It’s been said that a pilot’s certificate is a license to learn.  I feel I now have much to explore—landing on grass for the first time, flying a real cross-country (you know the across-the-country kind), flying to my first pancake breakfast, tailwheel training, who knows, maybe even floatplane and skiplane training.

As I continue to fly, the cameras will continue to roll and I will be posting the videos in a forum section on Oshkosh365 (more details to come soon).  I will also be writing a monthly column in Sport Aviation about my flying experiences as a new pilot.  I realize there is much remaining for me to experience and for me to learn and I look forward to sharing it all with you.

Thanks for helping me earn my wings with your advice and encouragement on this blog.  Hopefully this video series will continue to inspire people to act on their dreams. 


37 comments: View

Thursday, August 13
By Brady Lane at 6:00 PM     
Flight log to date  Hours flown: 34.7  |  Days since I started: 303  | Cost: $5,157.60  

I've been waiting a long time for this day.   The day I could finally take a passenger flying, but not just any passenger — my wife.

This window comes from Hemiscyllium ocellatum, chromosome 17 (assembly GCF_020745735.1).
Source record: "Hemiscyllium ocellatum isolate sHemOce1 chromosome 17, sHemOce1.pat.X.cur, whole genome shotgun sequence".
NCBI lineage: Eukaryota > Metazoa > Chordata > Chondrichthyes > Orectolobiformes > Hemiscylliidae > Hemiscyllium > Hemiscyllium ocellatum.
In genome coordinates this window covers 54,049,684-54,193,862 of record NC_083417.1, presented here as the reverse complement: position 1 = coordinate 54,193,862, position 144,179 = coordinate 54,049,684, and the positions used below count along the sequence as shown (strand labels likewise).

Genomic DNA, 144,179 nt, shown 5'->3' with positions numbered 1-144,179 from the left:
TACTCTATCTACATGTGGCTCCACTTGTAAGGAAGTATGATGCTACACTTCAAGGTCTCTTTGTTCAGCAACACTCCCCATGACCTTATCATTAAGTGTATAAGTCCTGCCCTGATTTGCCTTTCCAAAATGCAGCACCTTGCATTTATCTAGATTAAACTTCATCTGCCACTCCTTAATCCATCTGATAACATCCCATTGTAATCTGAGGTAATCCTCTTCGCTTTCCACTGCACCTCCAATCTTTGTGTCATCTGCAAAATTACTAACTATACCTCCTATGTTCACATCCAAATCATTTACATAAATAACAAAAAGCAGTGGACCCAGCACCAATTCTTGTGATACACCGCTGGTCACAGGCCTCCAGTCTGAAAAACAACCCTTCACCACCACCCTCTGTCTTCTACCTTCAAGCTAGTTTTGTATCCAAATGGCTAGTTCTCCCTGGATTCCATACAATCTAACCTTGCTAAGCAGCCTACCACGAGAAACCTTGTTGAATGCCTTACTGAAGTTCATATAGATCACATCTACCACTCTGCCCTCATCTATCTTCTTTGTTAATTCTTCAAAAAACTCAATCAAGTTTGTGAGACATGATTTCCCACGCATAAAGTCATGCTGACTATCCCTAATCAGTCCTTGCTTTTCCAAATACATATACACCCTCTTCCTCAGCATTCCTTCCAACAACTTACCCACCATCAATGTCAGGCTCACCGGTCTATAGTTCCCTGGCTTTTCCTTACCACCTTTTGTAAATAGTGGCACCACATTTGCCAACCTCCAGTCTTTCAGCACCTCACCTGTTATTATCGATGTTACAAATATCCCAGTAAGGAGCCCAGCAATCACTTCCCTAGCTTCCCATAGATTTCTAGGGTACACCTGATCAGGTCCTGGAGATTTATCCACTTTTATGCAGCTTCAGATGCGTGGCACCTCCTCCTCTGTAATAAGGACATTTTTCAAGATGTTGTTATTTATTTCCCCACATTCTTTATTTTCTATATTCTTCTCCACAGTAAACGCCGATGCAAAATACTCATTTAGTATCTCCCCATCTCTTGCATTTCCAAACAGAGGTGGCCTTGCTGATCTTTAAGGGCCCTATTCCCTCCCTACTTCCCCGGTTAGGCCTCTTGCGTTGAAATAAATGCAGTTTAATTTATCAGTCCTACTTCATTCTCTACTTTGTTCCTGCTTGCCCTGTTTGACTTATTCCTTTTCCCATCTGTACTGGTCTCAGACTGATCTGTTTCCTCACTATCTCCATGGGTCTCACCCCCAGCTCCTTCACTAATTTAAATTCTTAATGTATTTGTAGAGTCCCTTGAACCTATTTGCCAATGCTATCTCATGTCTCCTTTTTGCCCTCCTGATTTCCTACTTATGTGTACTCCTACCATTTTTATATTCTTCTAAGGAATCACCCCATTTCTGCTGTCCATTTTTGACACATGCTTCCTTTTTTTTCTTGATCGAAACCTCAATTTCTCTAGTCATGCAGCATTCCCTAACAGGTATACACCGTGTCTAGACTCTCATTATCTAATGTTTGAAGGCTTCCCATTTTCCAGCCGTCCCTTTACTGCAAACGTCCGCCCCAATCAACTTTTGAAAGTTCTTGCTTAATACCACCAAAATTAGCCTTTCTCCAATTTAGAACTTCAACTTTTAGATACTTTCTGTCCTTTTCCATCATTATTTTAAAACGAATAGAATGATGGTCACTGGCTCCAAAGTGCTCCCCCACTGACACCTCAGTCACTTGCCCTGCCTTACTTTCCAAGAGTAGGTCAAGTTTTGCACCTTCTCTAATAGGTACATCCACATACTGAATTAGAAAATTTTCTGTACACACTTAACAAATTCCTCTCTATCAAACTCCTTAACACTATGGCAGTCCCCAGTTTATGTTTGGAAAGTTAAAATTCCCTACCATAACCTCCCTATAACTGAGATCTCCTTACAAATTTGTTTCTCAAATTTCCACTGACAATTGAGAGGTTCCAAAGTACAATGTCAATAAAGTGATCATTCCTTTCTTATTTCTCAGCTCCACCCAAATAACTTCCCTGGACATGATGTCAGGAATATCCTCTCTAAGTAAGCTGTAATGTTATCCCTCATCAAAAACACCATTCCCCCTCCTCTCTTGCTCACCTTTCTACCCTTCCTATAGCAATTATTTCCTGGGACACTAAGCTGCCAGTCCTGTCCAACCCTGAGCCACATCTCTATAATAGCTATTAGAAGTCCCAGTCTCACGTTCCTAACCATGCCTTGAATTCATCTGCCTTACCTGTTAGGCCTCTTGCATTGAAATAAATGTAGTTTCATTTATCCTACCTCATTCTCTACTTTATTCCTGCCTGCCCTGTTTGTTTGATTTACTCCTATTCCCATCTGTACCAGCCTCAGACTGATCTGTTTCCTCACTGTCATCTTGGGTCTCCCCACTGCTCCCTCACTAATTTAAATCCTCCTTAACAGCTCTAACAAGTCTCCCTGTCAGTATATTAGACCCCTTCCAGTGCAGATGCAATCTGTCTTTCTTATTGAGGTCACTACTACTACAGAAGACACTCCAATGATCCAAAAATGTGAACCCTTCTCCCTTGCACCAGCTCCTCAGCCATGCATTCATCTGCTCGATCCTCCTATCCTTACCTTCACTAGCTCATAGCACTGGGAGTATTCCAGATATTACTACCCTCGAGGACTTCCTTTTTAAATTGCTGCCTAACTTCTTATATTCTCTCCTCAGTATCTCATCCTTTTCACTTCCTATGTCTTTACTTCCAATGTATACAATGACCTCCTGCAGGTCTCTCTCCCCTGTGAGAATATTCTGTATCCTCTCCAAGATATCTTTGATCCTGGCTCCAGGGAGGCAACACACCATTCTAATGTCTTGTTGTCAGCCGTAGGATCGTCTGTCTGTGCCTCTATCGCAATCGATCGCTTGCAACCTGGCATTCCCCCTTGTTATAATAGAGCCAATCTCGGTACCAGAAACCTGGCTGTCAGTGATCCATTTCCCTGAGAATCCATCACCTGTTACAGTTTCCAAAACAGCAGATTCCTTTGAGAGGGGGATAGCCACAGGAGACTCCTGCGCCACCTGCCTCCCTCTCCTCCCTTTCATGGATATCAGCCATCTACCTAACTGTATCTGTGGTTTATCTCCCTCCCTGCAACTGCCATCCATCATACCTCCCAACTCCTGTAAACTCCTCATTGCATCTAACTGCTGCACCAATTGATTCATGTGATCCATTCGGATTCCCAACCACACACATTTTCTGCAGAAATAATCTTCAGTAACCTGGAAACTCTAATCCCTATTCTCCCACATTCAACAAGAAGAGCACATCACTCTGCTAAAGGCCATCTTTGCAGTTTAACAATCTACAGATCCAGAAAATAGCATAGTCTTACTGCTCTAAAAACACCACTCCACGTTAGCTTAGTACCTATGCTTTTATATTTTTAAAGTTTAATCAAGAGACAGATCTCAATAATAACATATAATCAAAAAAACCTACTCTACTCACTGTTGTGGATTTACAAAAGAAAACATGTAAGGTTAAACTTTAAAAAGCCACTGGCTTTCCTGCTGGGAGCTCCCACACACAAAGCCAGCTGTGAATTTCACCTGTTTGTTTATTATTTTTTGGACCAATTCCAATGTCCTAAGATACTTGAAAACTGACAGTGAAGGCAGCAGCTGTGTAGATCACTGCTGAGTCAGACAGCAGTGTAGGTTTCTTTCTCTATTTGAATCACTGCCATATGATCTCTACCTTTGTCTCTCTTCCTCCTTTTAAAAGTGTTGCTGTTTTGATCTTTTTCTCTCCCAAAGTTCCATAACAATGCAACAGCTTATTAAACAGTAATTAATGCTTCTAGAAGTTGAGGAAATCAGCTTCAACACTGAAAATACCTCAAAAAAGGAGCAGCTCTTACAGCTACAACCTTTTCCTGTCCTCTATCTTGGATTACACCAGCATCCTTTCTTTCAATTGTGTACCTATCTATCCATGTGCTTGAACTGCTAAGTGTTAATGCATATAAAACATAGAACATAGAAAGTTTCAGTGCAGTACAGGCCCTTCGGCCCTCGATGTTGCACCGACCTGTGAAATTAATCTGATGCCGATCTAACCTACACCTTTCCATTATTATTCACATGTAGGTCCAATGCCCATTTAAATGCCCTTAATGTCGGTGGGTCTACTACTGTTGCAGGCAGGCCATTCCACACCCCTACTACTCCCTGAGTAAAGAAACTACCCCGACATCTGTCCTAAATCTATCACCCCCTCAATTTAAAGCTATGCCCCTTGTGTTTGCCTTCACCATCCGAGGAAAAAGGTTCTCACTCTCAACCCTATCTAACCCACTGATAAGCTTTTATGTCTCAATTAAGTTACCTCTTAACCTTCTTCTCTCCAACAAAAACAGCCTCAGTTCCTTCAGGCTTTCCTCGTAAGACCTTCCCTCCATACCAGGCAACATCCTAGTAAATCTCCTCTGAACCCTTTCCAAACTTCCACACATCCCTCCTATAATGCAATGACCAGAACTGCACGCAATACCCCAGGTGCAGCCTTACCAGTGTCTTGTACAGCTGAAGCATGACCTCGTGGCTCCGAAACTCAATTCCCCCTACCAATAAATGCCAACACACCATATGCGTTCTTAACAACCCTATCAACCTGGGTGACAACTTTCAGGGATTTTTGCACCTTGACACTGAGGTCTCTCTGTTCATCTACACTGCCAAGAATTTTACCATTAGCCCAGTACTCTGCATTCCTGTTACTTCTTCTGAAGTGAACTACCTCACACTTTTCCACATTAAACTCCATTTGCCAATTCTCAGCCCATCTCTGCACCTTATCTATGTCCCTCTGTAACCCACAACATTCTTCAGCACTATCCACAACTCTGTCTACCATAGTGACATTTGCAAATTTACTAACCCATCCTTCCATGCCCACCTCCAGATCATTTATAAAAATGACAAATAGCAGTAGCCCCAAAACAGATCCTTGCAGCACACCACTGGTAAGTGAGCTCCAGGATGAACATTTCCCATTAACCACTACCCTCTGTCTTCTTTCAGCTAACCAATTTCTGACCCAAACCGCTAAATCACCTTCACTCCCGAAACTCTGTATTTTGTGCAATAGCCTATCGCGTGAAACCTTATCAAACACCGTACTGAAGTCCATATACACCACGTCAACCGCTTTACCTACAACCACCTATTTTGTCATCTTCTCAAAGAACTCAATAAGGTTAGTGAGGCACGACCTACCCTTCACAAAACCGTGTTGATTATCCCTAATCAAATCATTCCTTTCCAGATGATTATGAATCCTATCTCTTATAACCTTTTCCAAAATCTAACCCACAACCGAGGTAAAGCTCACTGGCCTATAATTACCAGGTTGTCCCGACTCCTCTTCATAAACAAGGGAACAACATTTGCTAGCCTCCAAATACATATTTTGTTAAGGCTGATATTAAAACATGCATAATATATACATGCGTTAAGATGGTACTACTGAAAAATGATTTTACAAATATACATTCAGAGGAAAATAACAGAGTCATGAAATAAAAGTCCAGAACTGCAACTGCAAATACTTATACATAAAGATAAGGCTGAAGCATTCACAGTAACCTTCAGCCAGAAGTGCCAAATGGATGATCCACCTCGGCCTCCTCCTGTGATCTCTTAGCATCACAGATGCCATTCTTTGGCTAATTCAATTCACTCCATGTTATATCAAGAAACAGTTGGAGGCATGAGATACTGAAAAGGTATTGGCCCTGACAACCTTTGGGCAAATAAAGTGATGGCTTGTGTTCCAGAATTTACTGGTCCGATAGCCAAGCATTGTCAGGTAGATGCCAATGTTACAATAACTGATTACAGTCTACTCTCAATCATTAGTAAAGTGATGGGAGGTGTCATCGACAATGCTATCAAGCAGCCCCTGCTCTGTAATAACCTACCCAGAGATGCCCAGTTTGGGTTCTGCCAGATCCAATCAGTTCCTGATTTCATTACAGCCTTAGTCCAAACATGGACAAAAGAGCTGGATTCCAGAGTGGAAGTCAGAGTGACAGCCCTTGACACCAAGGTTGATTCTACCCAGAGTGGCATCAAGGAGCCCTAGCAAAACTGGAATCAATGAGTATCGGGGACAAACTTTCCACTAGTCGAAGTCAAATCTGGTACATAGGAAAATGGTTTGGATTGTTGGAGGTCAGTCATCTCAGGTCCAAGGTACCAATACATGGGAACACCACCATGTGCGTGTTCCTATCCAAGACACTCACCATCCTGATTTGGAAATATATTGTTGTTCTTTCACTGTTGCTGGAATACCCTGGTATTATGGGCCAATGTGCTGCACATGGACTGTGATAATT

There's an interesting balance of emotions the first time you fly as a certificated pilot with a passenger.  It's a balance of extreme responsibility and enjoyment.

As we flew last night I was watching all my numbers carefully, scanning for traffic, monitoring engine performance, while at the same time peaking over to see the big smile on her face.  I even convinced her to take the stick and fly for a few minutes.  She reminded me of what it was like the first time I felt the control of an airplane.

It was a strange but enjoyable feeling to just fly last night — just for the fun of it. For the last nine months, everytime I've flown I was going up to practice a maneuver or to learn a new skill, but last night we just flew. 

I probably learned just as much in this "joy" flight as I did during my normal flight lessons, because this was real-life flying.  I flew into an airport I've never been to and as you'll see in the video, despite my planning I had to make on-the-go decisions to ensure we arrived home before dark.

osh sunset

There's an undescribable feeling of competency when you're able to take a friend or family member flying.   This one flight made all my training worth it.


I've also picked up a new camera setup from Datatoys.com that seems to be far better than the cameras we've been using.  As soon as I get it installed and test it out, I'll write a review and let you know what I think.  Having video in the cockpit has been a fun way for me to share my experiences with you as well as a valuable learning tool.

I'm also starting to plan my first real across-the-country cross-country.  In a couple weeks I'll be flying from Oshkosh to Arkansas to return the Remos we've been using for training.  While I've flown several cross-countries, I've never flown one of this magnitude.  I welcome any advice you have as I begin to plan.

43 comments: View